Students from schools all around the world have dealt with the issue of bullying.

Bullying has become an epidemic in schools, prompting parents and students to seek laws that will stop the bullying process. A recent study by the journal JAMA Pediatrics showed that bullying could have grave effects. The study finds that people that are bullied and are between the ages of 9 and 21 are twice as likely to have suicidal thoughts as a person that is not bullied.


Researchers also found that cyber bullying was strongly link to suicidal thoughts.

Other sources, such as the federal government website for bullying, www.stopbullying.gov, claim that the link between bullying and suicide is not real. They state that it cannot be concluded that suicide directly correlates to bullying and that making such a correlation is “not accurate and potentially dangerous.”

Regardless of correlation, those effected by the suicide of a loved one are fighting for laws that make bullying a crime.

Tricia Norman’s daughter, Rebecca Sedwick, committed suicide last year after being bullied by schoolmates. With the help of several Florida lawmakers and her attorney Matt Morgan, Norman is attempting to pass a bill entitled “Rebecca’s Law”. The law calls for bullying to become a criminal offense. Common bullying will be viewed as a misdemeanor crime, while aggravated bullying will be a third-degree felony.

While “Rebecca’s Law” would set a standard for the deterrence of bullying, a key step may come from school administrators and parents. Counselor and therapist Keri Funk has found that, on some occasions, school administrators have dropped the ball when it comes to stopping bullying.

“I had a little girl that was seven-years-old and she had told her parents she was being bullied and they had contacted the administrator,” said Funk.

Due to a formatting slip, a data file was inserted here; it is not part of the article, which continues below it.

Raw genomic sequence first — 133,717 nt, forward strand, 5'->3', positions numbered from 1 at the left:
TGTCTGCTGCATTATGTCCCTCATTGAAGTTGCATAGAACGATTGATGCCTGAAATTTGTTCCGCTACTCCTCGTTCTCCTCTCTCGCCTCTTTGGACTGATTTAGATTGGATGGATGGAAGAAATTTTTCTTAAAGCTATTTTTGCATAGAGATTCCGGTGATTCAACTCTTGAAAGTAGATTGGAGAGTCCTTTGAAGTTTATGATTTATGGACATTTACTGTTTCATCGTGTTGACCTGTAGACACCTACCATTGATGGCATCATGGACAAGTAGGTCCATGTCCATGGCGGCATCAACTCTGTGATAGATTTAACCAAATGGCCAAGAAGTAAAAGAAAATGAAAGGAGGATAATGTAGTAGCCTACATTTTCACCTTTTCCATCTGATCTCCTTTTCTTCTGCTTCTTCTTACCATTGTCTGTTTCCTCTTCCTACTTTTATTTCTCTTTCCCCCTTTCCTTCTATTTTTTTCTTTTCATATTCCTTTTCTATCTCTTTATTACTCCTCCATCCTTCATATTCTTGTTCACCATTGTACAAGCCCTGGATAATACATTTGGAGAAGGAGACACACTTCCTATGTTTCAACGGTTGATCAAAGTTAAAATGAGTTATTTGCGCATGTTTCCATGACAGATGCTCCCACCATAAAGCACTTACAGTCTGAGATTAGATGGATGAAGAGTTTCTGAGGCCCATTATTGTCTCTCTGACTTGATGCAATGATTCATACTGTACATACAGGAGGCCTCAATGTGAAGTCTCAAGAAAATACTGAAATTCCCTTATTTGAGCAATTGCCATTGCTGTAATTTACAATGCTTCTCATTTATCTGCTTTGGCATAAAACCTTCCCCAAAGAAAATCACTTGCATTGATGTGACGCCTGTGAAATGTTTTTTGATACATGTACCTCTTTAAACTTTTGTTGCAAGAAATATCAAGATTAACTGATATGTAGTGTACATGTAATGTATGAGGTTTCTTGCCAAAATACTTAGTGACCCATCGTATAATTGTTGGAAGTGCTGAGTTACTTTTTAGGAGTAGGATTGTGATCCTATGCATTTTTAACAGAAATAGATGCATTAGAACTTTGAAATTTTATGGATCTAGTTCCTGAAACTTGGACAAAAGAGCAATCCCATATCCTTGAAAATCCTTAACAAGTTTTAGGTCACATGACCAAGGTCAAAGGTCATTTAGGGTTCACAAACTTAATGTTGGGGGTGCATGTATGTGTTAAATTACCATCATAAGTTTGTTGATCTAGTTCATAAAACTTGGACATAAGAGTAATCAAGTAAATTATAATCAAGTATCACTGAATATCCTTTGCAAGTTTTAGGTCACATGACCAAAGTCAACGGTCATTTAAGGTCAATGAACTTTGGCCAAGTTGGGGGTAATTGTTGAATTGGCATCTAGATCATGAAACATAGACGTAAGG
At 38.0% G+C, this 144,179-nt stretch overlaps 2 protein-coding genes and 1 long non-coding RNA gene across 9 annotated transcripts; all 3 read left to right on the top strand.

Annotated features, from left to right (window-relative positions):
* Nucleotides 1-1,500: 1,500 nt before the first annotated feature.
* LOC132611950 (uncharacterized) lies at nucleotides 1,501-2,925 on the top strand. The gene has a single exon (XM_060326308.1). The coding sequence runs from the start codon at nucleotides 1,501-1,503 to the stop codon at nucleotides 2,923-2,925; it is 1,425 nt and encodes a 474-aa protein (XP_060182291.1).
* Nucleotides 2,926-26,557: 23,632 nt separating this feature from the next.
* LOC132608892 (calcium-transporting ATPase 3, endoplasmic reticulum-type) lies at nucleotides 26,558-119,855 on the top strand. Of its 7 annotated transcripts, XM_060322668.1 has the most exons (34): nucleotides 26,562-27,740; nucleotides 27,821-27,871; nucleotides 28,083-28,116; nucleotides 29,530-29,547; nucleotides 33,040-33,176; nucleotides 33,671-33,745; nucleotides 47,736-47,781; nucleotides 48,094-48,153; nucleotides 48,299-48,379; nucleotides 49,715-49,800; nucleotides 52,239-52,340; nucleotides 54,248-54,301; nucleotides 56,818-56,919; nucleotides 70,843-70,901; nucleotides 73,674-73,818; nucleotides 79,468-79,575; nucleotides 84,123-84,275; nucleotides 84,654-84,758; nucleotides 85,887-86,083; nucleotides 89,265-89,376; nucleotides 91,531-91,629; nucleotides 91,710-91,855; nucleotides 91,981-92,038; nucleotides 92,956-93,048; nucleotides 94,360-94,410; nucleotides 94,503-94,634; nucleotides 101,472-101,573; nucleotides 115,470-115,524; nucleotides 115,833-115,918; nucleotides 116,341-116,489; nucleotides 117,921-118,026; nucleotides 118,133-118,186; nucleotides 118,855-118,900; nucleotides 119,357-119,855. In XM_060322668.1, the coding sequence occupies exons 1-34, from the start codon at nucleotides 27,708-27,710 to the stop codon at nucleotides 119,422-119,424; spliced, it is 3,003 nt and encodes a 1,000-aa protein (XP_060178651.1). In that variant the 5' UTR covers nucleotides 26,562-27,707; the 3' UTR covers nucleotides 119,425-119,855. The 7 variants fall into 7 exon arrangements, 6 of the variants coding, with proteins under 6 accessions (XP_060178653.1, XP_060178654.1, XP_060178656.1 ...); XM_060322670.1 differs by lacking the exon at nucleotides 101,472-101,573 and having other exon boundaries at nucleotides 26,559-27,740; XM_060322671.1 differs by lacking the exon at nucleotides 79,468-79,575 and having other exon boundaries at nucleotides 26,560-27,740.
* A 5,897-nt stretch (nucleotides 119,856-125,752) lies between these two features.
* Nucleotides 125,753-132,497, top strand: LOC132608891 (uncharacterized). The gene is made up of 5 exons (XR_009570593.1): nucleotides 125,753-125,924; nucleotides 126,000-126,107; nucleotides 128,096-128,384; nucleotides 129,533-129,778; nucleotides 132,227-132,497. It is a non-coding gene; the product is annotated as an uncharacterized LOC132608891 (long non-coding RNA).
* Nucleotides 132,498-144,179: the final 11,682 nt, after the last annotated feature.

Funk says that, in this case, even after school administrators were made aware of the bullying, it continued.

The prevalence of bullying appears to be increasing in schools, especially among middle and high school students.

“I would say that bullying contributes to problems,” said Joel Christie, an Orlando-area therapist. “About 60 to 70 percent of my patients in middle and high school have experienced bullying.”

Whether a correlation between the age group’s use of technology and exposure cyber bullying exists is still unknown. Christie has noticed, however, that bullying has changed.

“It think it has changed form,” Christie said. “If you look at message boards, some of the constraints of what people say go away.”

Both Christie and Funk believe that there are ways to counteract bullying. For example, Funk says that one good element came out of her story about the bullied seven-year-old girl.

“At a young age she was able to tell her parents what was going on,” said Funk.

While telling someone about the bullying may be an important step, the most important part of the process lies with the person that is told about the bullying.

“If they feel there is someone they can talk to, it has much less negative impact,” Christie said. “If there is someone to talk to about what is going on they are more likely to feel better about their life.”

By Ryan DiPentima